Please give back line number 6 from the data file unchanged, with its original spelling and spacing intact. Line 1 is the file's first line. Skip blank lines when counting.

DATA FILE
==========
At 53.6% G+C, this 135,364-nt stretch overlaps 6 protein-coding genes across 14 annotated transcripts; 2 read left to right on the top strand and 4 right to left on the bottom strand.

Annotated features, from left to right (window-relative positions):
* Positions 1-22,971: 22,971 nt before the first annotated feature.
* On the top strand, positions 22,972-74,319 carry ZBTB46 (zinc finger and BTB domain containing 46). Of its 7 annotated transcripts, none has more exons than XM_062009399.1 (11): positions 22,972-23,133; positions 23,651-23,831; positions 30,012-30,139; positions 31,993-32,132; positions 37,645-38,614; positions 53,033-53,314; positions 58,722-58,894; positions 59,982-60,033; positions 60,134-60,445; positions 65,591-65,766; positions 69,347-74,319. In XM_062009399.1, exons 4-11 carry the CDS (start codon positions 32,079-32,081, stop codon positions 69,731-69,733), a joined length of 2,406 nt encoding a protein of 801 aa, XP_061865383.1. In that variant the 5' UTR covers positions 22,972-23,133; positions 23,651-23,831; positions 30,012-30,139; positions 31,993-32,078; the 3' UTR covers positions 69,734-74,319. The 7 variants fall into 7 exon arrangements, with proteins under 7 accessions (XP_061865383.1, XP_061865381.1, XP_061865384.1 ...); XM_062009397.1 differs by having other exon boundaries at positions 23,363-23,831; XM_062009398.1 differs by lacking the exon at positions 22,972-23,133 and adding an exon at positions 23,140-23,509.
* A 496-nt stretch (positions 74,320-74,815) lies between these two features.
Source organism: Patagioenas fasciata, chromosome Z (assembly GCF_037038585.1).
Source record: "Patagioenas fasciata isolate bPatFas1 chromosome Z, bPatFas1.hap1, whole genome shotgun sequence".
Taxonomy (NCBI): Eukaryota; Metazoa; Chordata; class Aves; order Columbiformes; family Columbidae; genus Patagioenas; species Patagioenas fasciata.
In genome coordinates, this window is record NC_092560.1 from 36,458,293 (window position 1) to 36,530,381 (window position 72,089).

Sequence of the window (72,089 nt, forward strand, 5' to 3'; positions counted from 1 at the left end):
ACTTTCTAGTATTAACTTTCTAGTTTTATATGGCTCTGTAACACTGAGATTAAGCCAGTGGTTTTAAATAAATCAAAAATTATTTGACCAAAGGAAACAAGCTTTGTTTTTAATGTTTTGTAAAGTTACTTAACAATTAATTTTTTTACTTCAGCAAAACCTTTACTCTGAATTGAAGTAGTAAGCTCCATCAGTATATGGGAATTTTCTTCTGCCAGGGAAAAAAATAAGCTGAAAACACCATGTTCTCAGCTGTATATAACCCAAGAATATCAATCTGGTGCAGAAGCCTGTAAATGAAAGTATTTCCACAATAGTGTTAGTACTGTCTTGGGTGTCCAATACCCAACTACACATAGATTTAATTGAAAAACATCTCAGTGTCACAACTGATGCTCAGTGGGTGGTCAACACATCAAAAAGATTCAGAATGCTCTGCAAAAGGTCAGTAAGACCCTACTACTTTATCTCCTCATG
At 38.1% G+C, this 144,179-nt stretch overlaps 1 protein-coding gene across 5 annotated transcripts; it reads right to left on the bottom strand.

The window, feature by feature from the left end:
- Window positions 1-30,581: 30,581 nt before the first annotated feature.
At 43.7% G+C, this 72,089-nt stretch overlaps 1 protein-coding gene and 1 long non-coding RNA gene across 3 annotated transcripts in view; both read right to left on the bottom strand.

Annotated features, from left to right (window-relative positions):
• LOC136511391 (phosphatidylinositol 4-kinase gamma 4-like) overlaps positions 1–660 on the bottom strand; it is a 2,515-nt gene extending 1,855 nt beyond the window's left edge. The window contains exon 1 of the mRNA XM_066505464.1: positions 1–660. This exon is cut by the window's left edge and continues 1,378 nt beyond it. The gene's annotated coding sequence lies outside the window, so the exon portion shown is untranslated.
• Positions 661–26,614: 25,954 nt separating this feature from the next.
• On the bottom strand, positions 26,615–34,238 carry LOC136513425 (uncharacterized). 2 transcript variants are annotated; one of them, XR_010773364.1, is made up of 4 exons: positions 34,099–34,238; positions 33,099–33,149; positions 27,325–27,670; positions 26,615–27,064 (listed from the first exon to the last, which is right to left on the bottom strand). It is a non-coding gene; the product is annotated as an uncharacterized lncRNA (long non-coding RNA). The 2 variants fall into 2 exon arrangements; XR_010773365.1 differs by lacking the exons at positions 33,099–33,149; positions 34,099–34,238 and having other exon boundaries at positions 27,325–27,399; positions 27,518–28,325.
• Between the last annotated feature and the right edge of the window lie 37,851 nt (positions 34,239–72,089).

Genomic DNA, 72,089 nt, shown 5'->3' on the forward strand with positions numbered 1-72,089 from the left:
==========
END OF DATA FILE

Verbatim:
Source organism: Patagioenas fasciata, chromosome Z (assembly GCF_037038585.1).